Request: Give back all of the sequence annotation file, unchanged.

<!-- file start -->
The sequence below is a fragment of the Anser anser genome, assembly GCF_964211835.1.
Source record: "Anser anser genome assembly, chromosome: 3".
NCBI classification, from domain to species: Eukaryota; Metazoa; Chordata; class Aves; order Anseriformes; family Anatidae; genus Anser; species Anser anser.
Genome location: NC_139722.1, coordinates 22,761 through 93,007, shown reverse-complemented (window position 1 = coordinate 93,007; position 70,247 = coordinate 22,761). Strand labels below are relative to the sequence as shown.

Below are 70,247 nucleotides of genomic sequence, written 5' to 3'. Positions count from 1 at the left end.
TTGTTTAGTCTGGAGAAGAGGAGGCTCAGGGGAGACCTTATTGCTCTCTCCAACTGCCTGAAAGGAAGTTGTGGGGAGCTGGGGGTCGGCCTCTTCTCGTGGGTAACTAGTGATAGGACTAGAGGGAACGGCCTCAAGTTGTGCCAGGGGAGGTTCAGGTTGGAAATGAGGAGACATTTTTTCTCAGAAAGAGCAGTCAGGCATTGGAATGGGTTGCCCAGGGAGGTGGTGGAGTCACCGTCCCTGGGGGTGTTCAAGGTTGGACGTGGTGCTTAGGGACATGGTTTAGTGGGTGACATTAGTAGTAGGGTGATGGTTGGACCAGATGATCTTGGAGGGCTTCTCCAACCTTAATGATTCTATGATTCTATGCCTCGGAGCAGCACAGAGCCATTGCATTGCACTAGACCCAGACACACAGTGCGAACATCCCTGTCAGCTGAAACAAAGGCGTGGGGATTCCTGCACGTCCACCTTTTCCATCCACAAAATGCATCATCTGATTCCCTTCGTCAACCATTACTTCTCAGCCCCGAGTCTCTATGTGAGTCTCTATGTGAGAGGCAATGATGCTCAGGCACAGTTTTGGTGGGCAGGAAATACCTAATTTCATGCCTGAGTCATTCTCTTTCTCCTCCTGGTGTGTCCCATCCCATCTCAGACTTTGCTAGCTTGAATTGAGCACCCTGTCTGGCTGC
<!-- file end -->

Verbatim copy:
The sequence below is a fragment of the Anser anser genome, assembly GCF_964211835.1.
Source record: "Anser anser genome assembly, chromosome: 3".
NCBI classification, from domain to species: Eukaryota; Metazoa; Chordata; class Aves; order Anseriformes; family Anatidae; genus Anser; species Anser anser.
Genome location: NC_139722.1, coordinates 22,761 through 93,007, shown reverse-complemented (window position 1 = coordinate 93,007; position 70,247 = coordinate 22,761). Strand labels below are relative to the sequence as shown.

Below are 70,247 nucleotides of genomic sequence, written 5' to 3'. Positions count from 1 at the left end.
TTGTTTAGTCTGGAGAAGAGGAGGCTCAGGGGAGACCTTATTGCTCTCTCCAACTGCCTGAAAGGAAGTTGTGGGGAGCTGGGGGTCGGCCTCTTCTCGTGGGTAACTAGTGATAGGACTAGAGGGAACGGCCTCAAGTTGTGCCAGGGGAGGTTCAGGTTGGAAATGAGGAGACATTTTTTCTCAGAAAGAGCAGTCAGGCATTGGAATGGGTTGCCCAGGGAGGTGGTGGAGTCACCGTCCCTGGGGGTGTTCAAGGTTGGACGTGGTGCTTAGGGACATGGTTTAGTGGGTGACATTAGTAGTAGGGTGATGGTTGGACCAGATGATCTTGGAGGGCTTCTCCAACCTTAATGATTCTATGATTCTATGCCTCGGAGCAGCACAGAGCCATTGCATTGCACTAGACCCAGACACACAGTGCGAACATCCCTGTCAGCTGAAACAAAGGCGTGGGGATTCCTGCACGTCCACCTTTTCCATCCACAAAATGCATCATCTGATTCCCTTCGTCAACCATTACTTCTCAGCCCCGAGTCTCTATGTGAGTCTCTATGTGAGAGGCAATGATGCTCAGGCACAGTTTTGGTGGGCAGGAAATACCTAATTTCATGCCTGAGTCATTCTCTTTCTCCTCCTGGTGTGTCCCATCCCATCTCAGACTTTGCTAGCTTGAATTGAGCACCCTGTCTGGCTGC